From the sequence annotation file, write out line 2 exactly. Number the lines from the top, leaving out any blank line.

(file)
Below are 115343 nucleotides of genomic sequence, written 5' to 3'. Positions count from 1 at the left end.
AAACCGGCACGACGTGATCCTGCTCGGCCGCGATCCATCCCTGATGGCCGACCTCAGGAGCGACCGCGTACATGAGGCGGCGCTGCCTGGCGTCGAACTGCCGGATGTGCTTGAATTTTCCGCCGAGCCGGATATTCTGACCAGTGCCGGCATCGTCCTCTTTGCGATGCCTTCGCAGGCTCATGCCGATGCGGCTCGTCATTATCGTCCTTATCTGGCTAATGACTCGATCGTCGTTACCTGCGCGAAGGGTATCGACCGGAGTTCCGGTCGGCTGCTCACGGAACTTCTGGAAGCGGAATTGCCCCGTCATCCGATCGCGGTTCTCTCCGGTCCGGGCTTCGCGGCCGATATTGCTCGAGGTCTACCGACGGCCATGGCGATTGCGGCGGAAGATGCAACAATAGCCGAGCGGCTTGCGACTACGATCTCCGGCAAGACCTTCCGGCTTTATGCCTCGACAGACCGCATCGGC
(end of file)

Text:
AAACCGGCACGACGTGATCCTGCTCGGCCGCGATCCATCCCTGATGGCCGACCTCAGGAGCGACCGCGTACATGAGGCGGCGCTGCCTGGCGTCGAACTGCCGGATGTGCTTGAATTTTCCGCCGAGCCGGATATTCTGACCAGTGCCGGCATCGTCCTCTTTGCGATGCCTTCGCAGGCTCATGCCGATGCGGCTCGTCATTATCGTCCTTATCTGGCTAATGACTCGATCGTCGTTACCTGCGCGAAGGGTATCGACCGGAGTTCCGGTCGGCTGCTCACGGAACTTCTGGAAGCGGAATTGCCCCGTCATCCGATCGCGGTTCTCTCCGGTCCGGGCTTCGCGGCCGATATTGCTCGAGGTCTACCGACGGCCATGGCGATTGCGGCGGAAGATGCAACAATAGCCGAGCGGCTTGCGACTACGATCTCCGGCAAGACCTTCCGGCTTTATGCCTCGACAGACCGCATCGGC